Since 2020, asynchronous work has gained massive traction due to the increase in hybrid or remote business models. With team members scattered across various locations (and time zones), async works to streamline collaboration without scheduling conflicts or task disruptions.
Most teams prefer the flexible nature of async work, reports a survey from Buffer. But is this method effective or are there potential drawbacks? Here’s what you need to know about fostering async work in your organization.
What Is Asynchronous Work?
Async work is an operating structure in which employees respond to messages or collaborate on projects within a reasonable timeframe—usually 12–24 hours—instead of being constantly available for instantaneous communication. This is the opposite of a synchronous workflow, which occurs in real-time (think: meetings, phone calls or video conferences). Here are some examples of what async work communication entails:
- Sending an email or Slack chat without the expectation of an immediate response;
- Sharing a file via a cloud-based platform, like Dropbox or Google Workspace;
- Collaborating on a project management channel, like Asana, Trello, or Basecamp.
What Are the Benefits of Async Work?
Async work allows team members to answer a colleague or client when they can, rather than feeling pressured to be “on” at a moment’s notice. According to a Future Forum poll, employees benefit from asynchronous scheduling. Those who can flex their time are 64 percent more focused, resulting in 39 percent more productivity. At the same time, those with rigid time constraints are 2.5x more likely to search for a new job.
For this reason alone, it’s not hard to see why almost 95 percent of those survey respondents want more schedule flexibility—but the advantages don’t stop there. Research from Harvard Business Review found that 70 percent of all meetings (a common form of synchronous work) prevent team members from finishing their tasks. But when the volume of meetings decreases, employees can concentrate without distractions or interruptions, which leads to more efficient outcomes for the organization. Check out this quick rundown of HBR’s findings:
A 40 percent reduction in meetings led to:
- 71 percent more productivity
- 54 percent more job satisfaction
A 60 percent reduction in meetings led to:
- 57 percent lower work-related stress
- 55 percent more team cooperation
And finally, an 80 percent reduction in meetings led to:
- 74 percent less micromanagement
- 65 percent more effective communication
- 44 percent higher levels of trust
In other words, if teams feel empowered to manage their own time, they’ll rise to the occasion—and their output will reflect it. This creates a ripple effect for the business as a whole. Satisfied employees bring their full selves (and best efforts) to the workday. But when it comes to async work, is there a catch?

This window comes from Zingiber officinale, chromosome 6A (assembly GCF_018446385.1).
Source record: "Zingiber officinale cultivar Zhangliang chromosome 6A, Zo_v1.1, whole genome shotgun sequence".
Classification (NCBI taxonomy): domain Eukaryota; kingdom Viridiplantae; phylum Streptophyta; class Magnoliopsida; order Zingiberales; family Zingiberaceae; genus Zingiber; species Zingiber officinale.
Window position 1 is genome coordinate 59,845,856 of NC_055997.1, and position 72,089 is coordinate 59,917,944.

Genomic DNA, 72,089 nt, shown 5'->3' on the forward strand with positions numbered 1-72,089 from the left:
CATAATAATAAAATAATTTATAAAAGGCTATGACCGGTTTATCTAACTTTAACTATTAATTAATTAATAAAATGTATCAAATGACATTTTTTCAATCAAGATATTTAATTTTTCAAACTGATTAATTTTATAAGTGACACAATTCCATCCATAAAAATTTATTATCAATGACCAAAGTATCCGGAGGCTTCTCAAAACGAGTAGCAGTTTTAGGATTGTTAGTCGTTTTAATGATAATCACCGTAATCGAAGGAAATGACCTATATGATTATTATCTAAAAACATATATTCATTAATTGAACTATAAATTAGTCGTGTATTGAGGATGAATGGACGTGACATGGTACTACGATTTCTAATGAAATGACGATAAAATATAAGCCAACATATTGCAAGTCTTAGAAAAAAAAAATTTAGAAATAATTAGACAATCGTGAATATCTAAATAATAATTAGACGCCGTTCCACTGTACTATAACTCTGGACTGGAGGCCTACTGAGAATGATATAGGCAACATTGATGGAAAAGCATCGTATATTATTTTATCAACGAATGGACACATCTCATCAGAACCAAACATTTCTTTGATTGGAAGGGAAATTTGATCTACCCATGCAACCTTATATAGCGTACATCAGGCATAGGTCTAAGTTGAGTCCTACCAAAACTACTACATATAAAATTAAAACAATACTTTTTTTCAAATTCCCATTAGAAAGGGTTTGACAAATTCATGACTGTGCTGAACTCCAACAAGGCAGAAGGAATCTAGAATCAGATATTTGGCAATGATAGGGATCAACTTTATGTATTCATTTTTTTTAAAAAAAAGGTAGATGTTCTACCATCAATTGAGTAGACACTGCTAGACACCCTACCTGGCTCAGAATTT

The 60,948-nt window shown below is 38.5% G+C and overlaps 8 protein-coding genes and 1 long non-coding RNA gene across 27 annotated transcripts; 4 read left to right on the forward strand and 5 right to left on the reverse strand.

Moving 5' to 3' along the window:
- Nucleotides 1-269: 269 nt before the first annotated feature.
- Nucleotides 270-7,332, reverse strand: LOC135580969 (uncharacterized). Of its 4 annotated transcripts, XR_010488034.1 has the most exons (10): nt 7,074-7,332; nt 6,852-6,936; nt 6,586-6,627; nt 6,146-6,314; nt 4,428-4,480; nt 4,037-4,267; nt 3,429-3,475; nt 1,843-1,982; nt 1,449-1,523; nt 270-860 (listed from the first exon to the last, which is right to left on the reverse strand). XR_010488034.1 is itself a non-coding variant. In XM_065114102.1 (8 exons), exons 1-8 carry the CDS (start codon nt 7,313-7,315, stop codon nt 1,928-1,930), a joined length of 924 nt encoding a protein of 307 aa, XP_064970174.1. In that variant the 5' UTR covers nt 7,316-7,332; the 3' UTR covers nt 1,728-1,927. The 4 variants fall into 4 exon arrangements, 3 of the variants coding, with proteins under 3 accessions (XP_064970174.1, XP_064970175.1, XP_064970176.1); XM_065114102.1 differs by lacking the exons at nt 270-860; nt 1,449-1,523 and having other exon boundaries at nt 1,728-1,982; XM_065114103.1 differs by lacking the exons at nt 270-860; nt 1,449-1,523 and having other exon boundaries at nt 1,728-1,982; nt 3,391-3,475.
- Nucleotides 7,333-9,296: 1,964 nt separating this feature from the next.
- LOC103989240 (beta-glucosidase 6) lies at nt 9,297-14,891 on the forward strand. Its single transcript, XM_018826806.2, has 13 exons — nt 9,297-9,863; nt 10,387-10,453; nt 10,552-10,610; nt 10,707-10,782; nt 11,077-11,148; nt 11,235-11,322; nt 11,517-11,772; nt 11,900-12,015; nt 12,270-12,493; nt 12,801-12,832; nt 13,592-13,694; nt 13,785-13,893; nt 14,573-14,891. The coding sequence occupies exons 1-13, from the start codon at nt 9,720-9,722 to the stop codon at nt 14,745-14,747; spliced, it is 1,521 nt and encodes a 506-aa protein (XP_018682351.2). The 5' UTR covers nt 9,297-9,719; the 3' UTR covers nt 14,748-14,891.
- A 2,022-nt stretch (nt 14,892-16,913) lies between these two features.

What Are the Pitfalls of Async Work?
Aside from its clear selling points, encouraging async work has a few potential shortcomings you should consider. These issues are often part of the culture and structure of many remote or hybrid teams who can’t rely on in-person interactions to strengthen cohesion. However, once you’re aware of the following pitfalls, you can problem-solve as a team to circumvent them:
- Sense of Disconnect: Over 70 percent of remote employees do not feel connected to their colleagues, reports the Society for Human Resource Management. Async work can exacerbate that isolation even more since it lacks the closeness of real-time human interaction.
- Misunderstandings: Emails or chat threads are convenient, but sometimes it’s hard to accurately communicate the right emotion, tone, and subtext in a written message. Non-verbal cues (like facial expressions or voice inflections) reinforce meaning, whereas just reading words can cause misinterpretations.
- Lack of Spontaneity: According to research in the Nature Journal, brainstorming sessions in a physical location generate the most creativity. The fluid bouts of inspiration and innovation from spontaneously bouncing new ideas off each other can’t be replicated in an async format.
- Delay in Responses: When you’re in a project time crunch, you need answers or input from your collaborators as soon as possible. This is one instance where synchronous communication is more efficient and convenient. Async work isn’t conducive to tasks that require swift and urgent action.
What Tools Can Optimize Async Work?
Async work is most effective when your team uses the same virtual tools. This keeps all internal communication organized in a central hub for quick, easy reference, creating a seamless, collaborative experience. So on that note, here are a few async work platforms to include in your tech stack:
- Communication: Slack (chat threads), Yac (voice memos), Spike (email consolidation)
- Project Management: Asana, Trello, Microsoft Teams, Basecamp, Tettra
- Document Sharing: Dropbox, Google Workspace, OneDrive, ShareFile
- Scheduling Platforms: Calendly, Doodle (coordinate meeting times in advance)
Co-Working Spaces and Async Collaboration
A co-working space is one of the best environments for thriving asynchronous workflows. You can choose whether to collaborate with others in-person or focus on a solo project and re-convene with your team later. A number of companies with a fully-remote workforce meet at Endeavor once/month or once/quarter to renew personal connections, enjoy a meal together, and make the most of in-person brainstorming for the weeks ahead. Utilizing Endeavor that way allows them to oscillate back and forth between synchronous and async work—now that’s natural flexibility! Want to learn more? Contact Endeavor Greenville to talk about our coworking, meeting rooms and flexible business team membership options.